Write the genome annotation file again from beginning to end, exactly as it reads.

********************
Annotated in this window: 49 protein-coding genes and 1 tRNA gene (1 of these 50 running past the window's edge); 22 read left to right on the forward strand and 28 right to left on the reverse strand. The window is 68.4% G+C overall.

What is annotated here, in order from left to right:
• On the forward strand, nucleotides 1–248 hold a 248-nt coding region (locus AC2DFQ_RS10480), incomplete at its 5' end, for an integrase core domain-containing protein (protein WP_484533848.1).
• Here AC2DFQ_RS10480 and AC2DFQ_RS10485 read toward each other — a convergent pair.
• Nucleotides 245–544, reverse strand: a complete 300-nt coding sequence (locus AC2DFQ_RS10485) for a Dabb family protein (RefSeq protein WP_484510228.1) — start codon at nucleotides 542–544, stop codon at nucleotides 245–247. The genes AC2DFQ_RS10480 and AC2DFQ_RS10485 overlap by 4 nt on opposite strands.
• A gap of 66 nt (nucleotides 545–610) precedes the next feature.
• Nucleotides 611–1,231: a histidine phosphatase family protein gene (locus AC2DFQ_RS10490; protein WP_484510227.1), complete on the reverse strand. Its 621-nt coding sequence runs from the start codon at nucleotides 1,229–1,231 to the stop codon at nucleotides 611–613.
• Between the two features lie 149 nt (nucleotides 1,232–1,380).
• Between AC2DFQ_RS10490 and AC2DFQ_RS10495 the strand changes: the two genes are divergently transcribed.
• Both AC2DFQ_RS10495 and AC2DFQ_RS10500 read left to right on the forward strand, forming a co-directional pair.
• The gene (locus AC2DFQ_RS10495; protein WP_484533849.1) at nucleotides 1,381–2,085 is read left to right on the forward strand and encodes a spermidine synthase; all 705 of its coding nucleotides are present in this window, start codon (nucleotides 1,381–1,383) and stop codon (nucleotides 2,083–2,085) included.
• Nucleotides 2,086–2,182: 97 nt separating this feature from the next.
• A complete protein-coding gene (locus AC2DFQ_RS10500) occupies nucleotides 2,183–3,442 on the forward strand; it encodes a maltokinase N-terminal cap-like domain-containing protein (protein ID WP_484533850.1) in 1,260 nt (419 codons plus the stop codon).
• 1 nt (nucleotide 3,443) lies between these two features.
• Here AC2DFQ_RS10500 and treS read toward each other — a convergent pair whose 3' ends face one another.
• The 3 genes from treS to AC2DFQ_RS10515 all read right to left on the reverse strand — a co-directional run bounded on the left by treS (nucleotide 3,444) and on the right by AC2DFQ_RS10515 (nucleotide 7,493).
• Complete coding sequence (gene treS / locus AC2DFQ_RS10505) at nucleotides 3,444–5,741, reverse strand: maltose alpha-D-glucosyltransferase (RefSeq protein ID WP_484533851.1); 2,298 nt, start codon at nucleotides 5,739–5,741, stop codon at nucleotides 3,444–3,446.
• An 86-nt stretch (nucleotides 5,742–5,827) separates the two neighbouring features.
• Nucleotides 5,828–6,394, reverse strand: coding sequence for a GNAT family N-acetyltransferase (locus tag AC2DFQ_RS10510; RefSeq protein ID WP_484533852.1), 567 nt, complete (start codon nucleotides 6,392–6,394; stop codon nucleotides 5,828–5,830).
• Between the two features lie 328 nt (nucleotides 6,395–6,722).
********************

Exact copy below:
Annotated in this window: 49 protein-coding genes and 1 tRNA gene (1 of these 50 running past the window's edge); 22 read left to right on the forward strand and 28 right to left on the reverse strand. The window is 68.4% G+C overall.

What is annotated here, in order from left to right:
• On the forward strand, nucleotides 1–248 hold a 248-nt coding region (locus AC2DFQ_RS10480), incomplete at its 5' end, for an integrase core domain-containing protein (protein WP_484533848.1).
• Here AC2DFQ_RS10480 and AC2DFQ_RS10485 read toward each other — a convergent pair.
• Nucleotides 245–544, reverse strand: a complete 300-nt coding sequence (locus AC2DFQ_RS10485) for a Dabb family protein (RefSeq protein WP_484510228.1) — start codon at nucleotides 542–544, stop codon at nucleotides 245–247. The genes AC2DFQ_RS10480 and AC2DFQ_RS10485 overlap by 4 nt on opposite strands.
• A gap of 66 nt (nucleotides 545–610) precedes the next feature.
• Nucleotides 611–1,231: a histidine phosphatase family protein gene (locus AC2DFQ_RS10490; protein WP_484510227.1), complete on the reverse strand. Its 621-nt coding sequence runs from the start codon at nucleotides 1,229–1,231 to the stop codon at nucleotides 611–613.
• Between the two features lie 149 nt (nucleotides 1,232–1,380).
• Between AC2DFQ_RS10490 and AC2DFQ_RS10495 the strand changes: the two genes are divergently transcribed.
• Both AC2DFQ_RS10495 and AC2DFQ_RS10500 read left to right on the forward strand, forming a co-directional pair.
• The gene (locus AC2DFQ_RS10495; protein WP_484533849.1) at nucleotides 1,381–2,085 is read left to right on the forward strand and encodes a spermidine synthase; all 705 of its coding nucleotides are present in this window, start codon (nucleotides 1,381–1,383) and stop codon (nucleotides 2,083–2,085) included.
• Nucleotides 2,086–2,182: 97 nt separating this feature from the next.
• A complete protein-coding gene (locus AC2DFQ_RS10500) occupies nucleotides 2,183–3,442 on the forward strand; it encodes a maltokinase N-terminal cap-like domain-containing protein (protein ID WP_484533850.1) in 1,260 nt (419 codons plus the stop codon).
• 1 nt (nucleotide 3,443) lies between these two features.
• Here AC2DFQ_RS10500 and treS read toward each other — a convergent pair whose 3' ends face one another.
• The 3 genes from treS to AC2DFQ_RS10515 all read right to left on the reverse strand — a co-directional run bounded on the left by treS (nucleotide 3,444) and on the right by AC2DFQ_RS10515 (nucleotide 7,493).
• Complete coding sequence (gene treS / locus AC2DFQ_RS10505) at nucleotides 3,444–5,741, reverse strand: maltose alpha-D-glucosyltransferase (RefSeq protein ID WP_484533851.1); 2,298 nt, start codon at nucleotides 5,739–5,741, stop codon at nucleotides 3,444–3,446.
• An 86-nt stretch (nucleotides 5,742–5,827) separates the two neighbouring features.
• Nucleotides 5,828–6,394, reverse strand: coding sequence for a GNAT family N-acetyltransferase (locus tag AC2DFQ_RS10510; RefSeq protein ID WP_484533852.1), 567 nt, complete (start codon nucleotides 6,392–6,394; stop codon nucleotides 5,828–5,830).
• Between the two features lie 328 nt (nucleotides 6,395–6,722).